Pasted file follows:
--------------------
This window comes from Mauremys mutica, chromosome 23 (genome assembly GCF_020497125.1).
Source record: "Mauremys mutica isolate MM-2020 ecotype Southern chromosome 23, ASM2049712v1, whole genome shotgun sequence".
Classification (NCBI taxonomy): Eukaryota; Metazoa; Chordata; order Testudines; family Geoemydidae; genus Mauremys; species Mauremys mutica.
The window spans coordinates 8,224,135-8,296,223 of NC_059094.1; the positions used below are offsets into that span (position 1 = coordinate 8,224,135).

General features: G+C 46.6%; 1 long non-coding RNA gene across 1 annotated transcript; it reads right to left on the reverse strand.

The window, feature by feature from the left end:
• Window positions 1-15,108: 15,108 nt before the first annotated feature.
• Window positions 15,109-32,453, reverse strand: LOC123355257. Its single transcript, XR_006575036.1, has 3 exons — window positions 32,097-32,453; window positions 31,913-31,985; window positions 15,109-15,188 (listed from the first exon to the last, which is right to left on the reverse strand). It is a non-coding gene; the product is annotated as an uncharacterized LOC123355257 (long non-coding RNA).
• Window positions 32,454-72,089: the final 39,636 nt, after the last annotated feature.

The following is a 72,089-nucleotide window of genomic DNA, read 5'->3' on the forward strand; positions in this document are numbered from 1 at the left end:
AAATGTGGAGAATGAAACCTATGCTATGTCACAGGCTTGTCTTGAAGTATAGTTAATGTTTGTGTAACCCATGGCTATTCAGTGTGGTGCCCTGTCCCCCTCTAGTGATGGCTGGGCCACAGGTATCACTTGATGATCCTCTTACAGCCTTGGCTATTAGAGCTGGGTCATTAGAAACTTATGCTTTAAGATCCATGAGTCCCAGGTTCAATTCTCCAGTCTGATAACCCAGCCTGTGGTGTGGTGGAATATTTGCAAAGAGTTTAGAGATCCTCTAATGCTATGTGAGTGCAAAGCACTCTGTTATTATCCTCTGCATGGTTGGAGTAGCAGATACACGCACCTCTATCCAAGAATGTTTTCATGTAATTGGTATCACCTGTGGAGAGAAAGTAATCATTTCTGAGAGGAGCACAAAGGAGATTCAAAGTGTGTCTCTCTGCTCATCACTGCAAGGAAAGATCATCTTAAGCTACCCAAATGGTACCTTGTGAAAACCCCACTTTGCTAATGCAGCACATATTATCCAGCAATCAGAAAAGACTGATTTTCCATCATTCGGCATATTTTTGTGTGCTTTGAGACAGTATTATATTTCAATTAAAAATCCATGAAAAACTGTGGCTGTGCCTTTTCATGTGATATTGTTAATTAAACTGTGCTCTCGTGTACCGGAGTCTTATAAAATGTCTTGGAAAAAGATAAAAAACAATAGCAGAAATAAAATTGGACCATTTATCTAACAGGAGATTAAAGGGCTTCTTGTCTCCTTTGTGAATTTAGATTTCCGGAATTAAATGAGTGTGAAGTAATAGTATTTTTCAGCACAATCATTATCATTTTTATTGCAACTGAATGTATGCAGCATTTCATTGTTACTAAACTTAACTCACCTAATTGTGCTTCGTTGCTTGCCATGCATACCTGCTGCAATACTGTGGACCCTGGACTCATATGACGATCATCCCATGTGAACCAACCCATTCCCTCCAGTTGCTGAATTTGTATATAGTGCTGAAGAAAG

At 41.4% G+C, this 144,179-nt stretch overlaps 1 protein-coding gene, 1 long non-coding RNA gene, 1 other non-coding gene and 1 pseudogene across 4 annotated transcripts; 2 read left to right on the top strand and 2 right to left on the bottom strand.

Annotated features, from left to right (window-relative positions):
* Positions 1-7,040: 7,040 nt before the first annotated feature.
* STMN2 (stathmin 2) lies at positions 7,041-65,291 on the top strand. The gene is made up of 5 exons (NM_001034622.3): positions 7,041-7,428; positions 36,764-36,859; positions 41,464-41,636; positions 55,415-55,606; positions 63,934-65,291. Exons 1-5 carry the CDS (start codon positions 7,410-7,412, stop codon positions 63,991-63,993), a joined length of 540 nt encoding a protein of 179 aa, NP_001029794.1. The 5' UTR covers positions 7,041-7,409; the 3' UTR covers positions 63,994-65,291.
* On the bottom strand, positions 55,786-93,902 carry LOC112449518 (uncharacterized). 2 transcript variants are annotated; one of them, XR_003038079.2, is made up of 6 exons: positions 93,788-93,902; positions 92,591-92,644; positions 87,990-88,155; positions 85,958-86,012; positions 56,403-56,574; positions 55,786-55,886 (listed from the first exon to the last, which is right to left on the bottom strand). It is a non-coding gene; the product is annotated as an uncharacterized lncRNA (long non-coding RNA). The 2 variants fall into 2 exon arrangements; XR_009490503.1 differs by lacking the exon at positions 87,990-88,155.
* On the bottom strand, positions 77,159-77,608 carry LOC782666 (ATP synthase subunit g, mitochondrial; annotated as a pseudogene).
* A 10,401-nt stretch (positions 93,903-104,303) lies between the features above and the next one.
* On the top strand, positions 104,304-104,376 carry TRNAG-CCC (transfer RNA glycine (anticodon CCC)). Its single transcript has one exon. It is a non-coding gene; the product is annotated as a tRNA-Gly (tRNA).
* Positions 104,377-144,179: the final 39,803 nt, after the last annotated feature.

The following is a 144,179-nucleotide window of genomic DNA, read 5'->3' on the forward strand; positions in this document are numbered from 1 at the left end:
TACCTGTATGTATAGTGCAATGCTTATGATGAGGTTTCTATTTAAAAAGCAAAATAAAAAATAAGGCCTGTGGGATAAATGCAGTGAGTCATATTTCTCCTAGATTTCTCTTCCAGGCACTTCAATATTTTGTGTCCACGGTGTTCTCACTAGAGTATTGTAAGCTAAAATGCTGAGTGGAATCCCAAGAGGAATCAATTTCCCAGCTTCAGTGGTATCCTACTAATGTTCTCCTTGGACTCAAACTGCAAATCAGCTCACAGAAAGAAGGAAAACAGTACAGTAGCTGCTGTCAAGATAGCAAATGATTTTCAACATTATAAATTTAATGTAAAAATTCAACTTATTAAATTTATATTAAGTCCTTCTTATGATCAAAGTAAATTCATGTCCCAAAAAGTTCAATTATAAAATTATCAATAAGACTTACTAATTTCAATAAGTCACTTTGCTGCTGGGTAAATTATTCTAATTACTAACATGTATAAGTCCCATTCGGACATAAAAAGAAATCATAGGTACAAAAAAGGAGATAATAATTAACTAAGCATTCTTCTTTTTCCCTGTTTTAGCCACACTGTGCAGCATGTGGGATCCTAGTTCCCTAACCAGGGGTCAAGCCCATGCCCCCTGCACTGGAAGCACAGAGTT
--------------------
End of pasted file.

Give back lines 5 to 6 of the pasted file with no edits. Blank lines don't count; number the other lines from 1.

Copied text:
General features: G+C 46.6%; 1 long non-coding RNA gene across 1 annotated transcript; it reads right to left on the reverse strand.

The window, feature by feature from the left end: